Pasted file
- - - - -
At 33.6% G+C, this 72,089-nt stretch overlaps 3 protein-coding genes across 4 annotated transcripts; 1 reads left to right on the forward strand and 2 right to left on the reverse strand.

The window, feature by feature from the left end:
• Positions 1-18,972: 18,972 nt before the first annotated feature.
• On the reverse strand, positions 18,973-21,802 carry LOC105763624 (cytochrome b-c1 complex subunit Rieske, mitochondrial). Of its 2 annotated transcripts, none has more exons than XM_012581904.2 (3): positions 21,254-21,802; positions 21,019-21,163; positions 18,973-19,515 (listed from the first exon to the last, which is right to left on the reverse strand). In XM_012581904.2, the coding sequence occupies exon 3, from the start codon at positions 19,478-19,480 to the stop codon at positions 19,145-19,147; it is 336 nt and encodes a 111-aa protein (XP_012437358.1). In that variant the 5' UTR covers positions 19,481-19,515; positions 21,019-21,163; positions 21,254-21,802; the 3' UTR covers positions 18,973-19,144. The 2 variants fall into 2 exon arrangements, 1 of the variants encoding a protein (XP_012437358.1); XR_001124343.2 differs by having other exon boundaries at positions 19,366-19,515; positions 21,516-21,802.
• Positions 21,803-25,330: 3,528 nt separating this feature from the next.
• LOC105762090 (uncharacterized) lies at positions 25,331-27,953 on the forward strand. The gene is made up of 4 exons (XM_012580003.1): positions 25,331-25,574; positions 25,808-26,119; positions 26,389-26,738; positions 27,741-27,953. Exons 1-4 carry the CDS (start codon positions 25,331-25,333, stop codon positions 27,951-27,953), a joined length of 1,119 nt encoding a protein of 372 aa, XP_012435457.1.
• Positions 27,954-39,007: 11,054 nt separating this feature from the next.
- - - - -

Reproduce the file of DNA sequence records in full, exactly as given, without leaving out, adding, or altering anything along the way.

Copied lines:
At 33.6% G+C, this 72,089-nt stretch overlaps 3 protein-coding genes across 4 annotated transcripts; 1 reads left to right on the forward strand and 2 right to left on the reverse strand.

The window, feature by feature from the left end:
• Positions 1-18,972: 18,972 nt before the first annotated feature.
• On the reverse strand, positions 18,973-21,802 carry LOC105763624 (cytochrome b-c1 complex subunit Rieske, mitochondrial). Of its 2 annotated transcripts, none has more exons than XM_012581904.2 (3): positions 21,254-21,802; positions 21,019-21,163; positions 18,973-19,515 (listed from the first exon to the last, which is right to left on the reverse strand). In XM_012581904.2, the coding sequence occupies exon 3, from the start codon at positions 19,478-19,480 to the stop codon at positions 19,145-19,147; it is 336 nt and encodes a 111-aa protein (XP_012437358.1). In that variant the 5' UTR covers positions 19,481-19,515; positions 21,019-21,163; positions 21,254-21,802; the 3' UTR covers positions 18,973-19,144. The 2 variants fall into 2 exon arrangements, 1 of the variants encoding a protein (XP_012437358.1); XR_001124343.2 differs by having other exon boundaries at positions 19,366-19,515; positions 21,516-21,802.
• Positions 21,803-25,330: 3,528 nt separating this feature from the next.
• LOC105762090 (uncharacterized) lies at positions 25,331-27,953 on the forward strand. The gene is made up of 4 exons (XM_012580003.1): positions 25,331-25,574; positions 25,808-26,119; positions 26,389-26,738; positions 27,741-27,953. Exons 1-4 carry the CDS (start codon positions 25,331-25,333, stop codon positions 27,951-27,953), a joined length of 1,119 nt encoding a protein of 372 aa, XP_012435457.1.
• Positions 27,954-39,007: 11,054 nt separating this feature from the next.